That's why we see more and more "photocopied" products filled with silly features. They can't understand often the "killer" product is that most people can't think of (or someone would have probably already rolled it out...). Of course they protect their too paid jobs behind the numbers, thinking is risky, if you fail and relied only on your intuition and experience they'll fire you, if you file because you just used a bunch of silly data sold you for many $$$$ by some "consulting" company you're right and they'll promote you.
I found the whole report a bit schizophrenic. On the front page from Capgemini link the speedometers suggest improvements in performance on account of using data analysis -
a. is actually 6% (assume this for 3 years ?)
b. perceived to be 26% (last 3 years)
c. expected to be 41% (next 3 years)
This tells me that a lot of top execs are perhaps deluding themselves about what is in fact happening with the performance of their organisation. Also if they are spending more than say 5% of their revenue on data analysis they may well be wasting money.
The other thing I noticed was the organisational silos were a big problem, and yet they seemed to want to analyse external data (which presumably is freely available, after all any of the executives could look at the companies face book page and count the 'likes' etc). How is this the case?
The rest seemed to be statements of universal truths, that is:
> 75% of respondents believe their organizations to be data-driven
OK, so I am top dog of an organisation selling stuff and I am going to completely ignore any customer surveys, and so on? Don't think so? It is difficult to understand why the other 25% are even in a job.
> 9 out of 10 say decisions made in the past 3 years would have been better if they’d had all the relevant information
and 1 out of 10 really does need firing surely?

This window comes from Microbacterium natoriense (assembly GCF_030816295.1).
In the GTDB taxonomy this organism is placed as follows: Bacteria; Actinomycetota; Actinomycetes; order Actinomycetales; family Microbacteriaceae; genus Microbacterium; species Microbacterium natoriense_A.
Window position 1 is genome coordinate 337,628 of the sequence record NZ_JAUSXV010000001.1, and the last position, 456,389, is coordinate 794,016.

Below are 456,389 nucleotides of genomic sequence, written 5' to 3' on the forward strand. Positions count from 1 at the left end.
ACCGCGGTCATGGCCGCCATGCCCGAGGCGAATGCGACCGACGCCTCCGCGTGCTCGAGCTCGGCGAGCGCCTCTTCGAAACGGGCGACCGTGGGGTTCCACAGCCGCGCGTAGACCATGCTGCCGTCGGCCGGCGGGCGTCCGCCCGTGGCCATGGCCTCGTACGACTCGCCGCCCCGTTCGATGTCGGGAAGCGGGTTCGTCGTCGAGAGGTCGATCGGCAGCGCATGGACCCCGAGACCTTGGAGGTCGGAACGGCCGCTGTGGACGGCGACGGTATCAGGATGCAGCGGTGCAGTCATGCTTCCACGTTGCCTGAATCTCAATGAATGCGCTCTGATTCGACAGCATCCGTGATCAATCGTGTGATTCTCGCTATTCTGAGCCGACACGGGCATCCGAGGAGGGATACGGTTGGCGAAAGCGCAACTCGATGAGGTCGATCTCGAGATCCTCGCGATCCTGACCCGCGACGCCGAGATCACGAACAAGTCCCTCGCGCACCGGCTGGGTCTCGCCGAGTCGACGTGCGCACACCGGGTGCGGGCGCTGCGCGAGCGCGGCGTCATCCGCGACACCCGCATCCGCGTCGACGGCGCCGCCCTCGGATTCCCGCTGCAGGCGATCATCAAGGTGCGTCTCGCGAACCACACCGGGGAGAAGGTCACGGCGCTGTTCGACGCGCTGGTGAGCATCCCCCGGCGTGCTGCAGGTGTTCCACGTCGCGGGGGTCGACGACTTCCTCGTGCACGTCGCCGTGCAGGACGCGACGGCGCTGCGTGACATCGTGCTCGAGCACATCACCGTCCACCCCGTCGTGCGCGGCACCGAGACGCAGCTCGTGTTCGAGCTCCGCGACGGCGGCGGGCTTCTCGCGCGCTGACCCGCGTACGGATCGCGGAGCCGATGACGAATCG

> 42% say that unstructured content is too difficult to interpret
Yea but you knows if you want to earn gazzillions of pounds/dollars more than us peons surely you should give it a go?
> 85% say the issue is not about volume but the ability to analyze and act on the data in real time
Isn't this pretty standard management 101? Apart from having a top notch golf handicap, this is management?
Oh well maybe I just haven't read this correctly.
I suspect what is actually happening in most cases...
Is that managers select data that bolsters the decision they want to make so that they can say it is data-driven. Wouldn't **you** do that?
...intuition in the boardroom...
Best joke I've heard all day.
The elephant in the room
Is Google, a poster boy for big data that still hasn't been able to leverage it successfully outside of search and advertising, and I suspect the wheels will come off online advertising if Facebook starts supplying advertisers with the detail that google has upto this point been able to bury as the defacto route to market.
Anybody who takes a bit of survey data
And uses it to create the monstrosity of an infographic that's linked at the top of the article, can't be trusted with Big Data. Or Medium Sized Data. Or Any Data At All.
If you want useful analytics, or advice on how to get useful analytics, steer well clear of anybody who says "big data". Those are marketing people. Go and find somebody who's been doing big data for ages and just calls it "analysis".
Letting social media lead your company is like having a groundhog predict the length of winter by the length of its shadow.
60% of the time they are wrong.
"60% of the time they are wrong."
Seems good odds to me...
Let's get the lowest common denominator
There are three points here......
1. Have they never heard of trolls?
2. So if HTC want Samsung to go down the pan they employ an small army of people to facebook, twitter all the rubbish they can about any upcoming or just released product and the Execs will then pull the product!
3. Or of course HTC could spot a dog and employ there army to say how fab it is.....
Oh the marvels of Social Networks...............
Managers.....manage.....do not let the 14 year old kids on the internet manage you!
Now I bet the Execs gave themselves a huge bonus on the back of this.